[63] See id. at 588. Return to text.

[64] See Act effective Oct. 1, 1996, ch. 96-159, 16, 1996 Fla. Laws 181 (amending FLA. STAT. 120.54(4) (1995)). Return to text.

[65] See Mobile Home, 683 So. 2d at 590. Return to text.

[66] See id. Return to text.

[67] See id. Return to text.

[68] Id. Return to text.

[69] FLA. STAT. 120.52(15) (1997). Return to text.

[70] This section was formerly found in section 120.54(13)(b), Florida Statutes. Return to text.

[71] FLA. STAT. 120.54(3)(d)5 (1997). Return to text.

[72] Except those rules that are, by statute, subject to a modified process. Return to text.

[73] Mobile Home, 683 So. 2d at 590-91. See FLA. STAT. 120.52(16) (1995). Return to text.

[74] FLA. STAT. 120.52(15) (Supp. 1996) (emphasis added). Return to text.

[75] This conclusion is further reinforced by developments during the 1997 legislative session. See discussion infra Part III. Return to text.

[76] Mobile Home, 683 So. 2d at 590. Return to text.

[77] The APA makes specific reference to "repeals" in several rulemaking contexts in the 1996 amendments. There are specific references to repeals in section 120.54(3)(a)(1) (the old 54(1)); section 120.54(3)(b)(1) (statement of estimated regulatory cost); section 120.54(3)(b)(2) (the small county, small city, and small business impact consideration); section 120.54(3)(d)5 (discussed above); and section 120.54(5) (the old 120.54(7)). Return to text.

[78] See Mobile Home, 683 So. 2d at 591 (concluding that "[a] rule repeal that does not have the effect of creating or implementing a new rule or policy is not a 'rule' subject to challenge"). Return to text.

[79] There is a good argument that "intended action" language in section 120.54(3)(c)(1) includes repeals and would require a rulemaking hearing on all repeals if requested. See FLA. STAT. 120.54(3)(c)(1) (1997). That language comes from section 120.54(3)(a)(1), the successor to section 120.54(1), and seems to encompass both adoptions and repeals in that context. That language is repeated in section 120.54(3)(c)(1), the successor to old section 120.54(3), the section that governs rulemaking hearings. Thus, a good argument could be made that, despite the Mobile Home ruling, there still is a right to a rulemaking hearing in connection with all repeals. However, under the logic of Mobile Home, no further action would be required. See Mobile Home, 683 So. 2d. at 593. Return to text.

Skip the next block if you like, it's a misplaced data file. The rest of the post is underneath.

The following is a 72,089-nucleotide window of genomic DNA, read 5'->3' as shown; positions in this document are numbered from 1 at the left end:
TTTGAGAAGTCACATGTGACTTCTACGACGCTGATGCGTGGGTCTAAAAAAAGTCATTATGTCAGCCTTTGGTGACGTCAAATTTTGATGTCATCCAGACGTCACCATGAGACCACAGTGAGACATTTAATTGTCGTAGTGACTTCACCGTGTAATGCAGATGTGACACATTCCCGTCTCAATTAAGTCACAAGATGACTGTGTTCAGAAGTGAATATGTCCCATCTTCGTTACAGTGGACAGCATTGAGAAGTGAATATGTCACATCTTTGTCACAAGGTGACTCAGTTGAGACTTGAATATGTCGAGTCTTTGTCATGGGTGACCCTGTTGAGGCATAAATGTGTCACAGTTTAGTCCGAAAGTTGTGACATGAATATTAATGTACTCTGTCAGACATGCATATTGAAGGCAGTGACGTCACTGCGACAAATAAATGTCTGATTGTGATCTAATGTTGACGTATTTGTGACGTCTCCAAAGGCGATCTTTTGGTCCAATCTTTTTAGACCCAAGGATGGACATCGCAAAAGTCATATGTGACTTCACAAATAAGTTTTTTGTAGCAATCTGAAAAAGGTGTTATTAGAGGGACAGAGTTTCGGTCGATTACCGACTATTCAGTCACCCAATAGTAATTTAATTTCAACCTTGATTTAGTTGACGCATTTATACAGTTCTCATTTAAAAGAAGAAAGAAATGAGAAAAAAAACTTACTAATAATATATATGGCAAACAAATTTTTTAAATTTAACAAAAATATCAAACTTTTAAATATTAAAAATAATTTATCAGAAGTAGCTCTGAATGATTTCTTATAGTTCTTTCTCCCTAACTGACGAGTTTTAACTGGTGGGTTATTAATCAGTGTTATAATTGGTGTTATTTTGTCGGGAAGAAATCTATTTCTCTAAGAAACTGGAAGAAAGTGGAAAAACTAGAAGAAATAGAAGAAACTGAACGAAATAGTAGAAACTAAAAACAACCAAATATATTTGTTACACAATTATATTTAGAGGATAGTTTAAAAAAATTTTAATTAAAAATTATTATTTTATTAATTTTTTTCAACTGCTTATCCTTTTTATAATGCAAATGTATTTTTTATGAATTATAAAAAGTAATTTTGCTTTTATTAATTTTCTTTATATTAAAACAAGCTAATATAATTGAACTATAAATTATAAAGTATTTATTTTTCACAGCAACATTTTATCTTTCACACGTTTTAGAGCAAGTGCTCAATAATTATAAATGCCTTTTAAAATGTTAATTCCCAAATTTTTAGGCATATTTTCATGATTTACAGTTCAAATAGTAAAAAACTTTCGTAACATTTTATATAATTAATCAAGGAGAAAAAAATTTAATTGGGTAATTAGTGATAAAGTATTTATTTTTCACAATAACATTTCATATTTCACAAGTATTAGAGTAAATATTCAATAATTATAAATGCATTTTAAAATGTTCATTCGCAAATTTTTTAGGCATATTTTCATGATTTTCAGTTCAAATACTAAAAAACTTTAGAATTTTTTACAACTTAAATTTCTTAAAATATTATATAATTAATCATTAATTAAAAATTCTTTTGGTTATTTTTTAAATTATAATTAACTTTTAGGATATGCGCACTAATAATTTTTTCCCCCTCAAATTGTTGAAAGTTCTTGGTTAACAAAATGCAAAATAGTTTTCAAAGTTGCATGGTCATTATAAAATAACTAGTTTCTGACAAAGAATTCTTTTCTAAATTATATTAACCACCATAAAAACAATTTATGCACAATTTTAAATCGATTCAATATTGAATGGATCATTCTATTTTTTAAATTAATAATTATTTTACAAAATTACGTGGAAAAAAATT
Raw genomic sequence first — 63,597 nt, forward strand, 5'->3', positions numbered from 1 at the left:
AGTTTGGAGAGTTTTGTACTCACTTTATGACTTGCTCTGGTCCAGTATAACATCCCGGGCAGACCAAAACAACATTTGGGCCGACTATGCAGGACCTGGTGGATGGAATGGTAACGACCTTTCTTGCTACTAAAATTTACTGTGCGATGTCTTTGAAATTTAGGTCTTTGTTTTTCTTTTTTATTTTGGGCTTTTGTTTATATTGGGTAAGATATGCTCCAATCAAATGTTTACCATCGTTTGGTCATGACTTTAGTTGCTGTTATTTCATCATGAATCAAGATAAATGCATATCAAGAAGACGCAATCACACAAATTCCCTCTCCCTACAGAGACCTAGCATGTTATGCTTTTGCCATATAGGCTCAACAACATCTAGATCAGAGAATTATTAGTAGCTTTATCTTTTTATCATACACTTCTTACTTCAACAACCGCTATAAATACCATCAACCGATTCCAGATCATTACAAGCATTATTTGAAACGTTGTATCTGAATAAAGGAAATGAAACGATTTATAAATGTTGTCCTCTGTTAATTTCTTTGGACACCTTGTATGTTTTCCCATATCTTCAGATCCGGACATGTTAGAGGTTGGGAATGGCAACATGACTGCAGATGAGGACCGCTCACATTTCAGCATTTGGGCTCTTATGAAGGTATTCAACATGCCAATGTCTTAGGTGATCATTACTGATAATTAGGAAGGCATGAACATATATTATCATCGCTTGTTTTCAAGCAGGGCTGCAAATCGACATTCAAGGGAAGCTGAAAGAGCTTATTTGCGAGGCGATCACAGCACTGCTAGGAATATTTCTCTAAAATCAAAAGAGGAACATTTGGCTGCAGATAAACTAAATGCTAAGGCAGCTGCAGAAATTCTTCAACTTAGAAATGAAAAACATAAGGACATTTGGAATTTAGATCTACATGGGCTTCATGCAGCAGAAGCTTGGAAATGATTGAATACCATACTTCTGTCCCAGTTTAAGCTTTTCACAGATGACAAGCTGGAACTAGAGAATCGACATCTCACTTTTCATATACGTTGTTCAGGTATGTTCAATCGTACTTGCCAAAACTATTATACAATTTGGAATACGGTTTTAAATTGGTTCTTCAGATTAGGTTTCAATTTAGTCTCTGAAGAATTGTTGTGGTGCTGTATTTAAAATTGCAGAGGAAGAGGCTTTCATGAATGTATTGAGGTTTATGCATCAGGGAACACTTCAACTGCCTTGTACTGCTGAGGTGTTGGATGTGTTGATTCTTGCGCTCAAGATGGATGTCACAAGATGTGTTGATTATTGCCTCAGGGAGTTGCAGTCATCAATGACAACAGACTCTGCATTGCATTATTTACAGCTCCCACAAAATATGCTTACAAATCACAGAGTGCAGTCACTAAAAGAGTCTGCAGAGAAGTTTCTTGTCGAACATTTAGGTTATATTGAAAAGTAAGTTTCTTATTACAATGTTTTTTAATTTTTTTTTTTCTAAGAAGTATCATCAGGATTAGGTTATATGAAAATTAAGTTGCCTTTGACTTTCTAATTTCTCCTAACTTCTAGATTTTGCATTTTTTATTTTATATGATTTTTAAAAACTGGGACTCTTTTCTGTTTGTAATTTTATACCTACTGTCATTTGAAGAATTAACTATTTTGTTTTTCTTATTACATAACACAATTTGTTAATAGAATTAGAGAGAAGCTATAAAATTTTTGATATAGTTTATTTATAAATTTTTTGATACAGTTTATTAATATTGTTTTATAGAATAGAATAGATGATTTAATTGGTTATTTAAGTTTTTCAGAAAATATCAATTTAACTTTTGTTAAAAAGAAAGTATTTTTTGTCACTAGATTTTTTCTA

[80] See Mobile Home, 683 So. 2d. at 591. Return to text.

[81] The JAPC is charged with examining proposed and existing rules. Return to text.

[82] This is because only rules must be adopted and, according to Mobile Home, repeals are not rules. Return to text.

[83] To my knowledge, rule repeals are being handled the same way by the Secretary of State's office and the JAPC after the Mobile Home decision as they were handled before the decision was announced. Return to text.

[84] See Mobile Home , 683 So. 2d at 591. Return to text.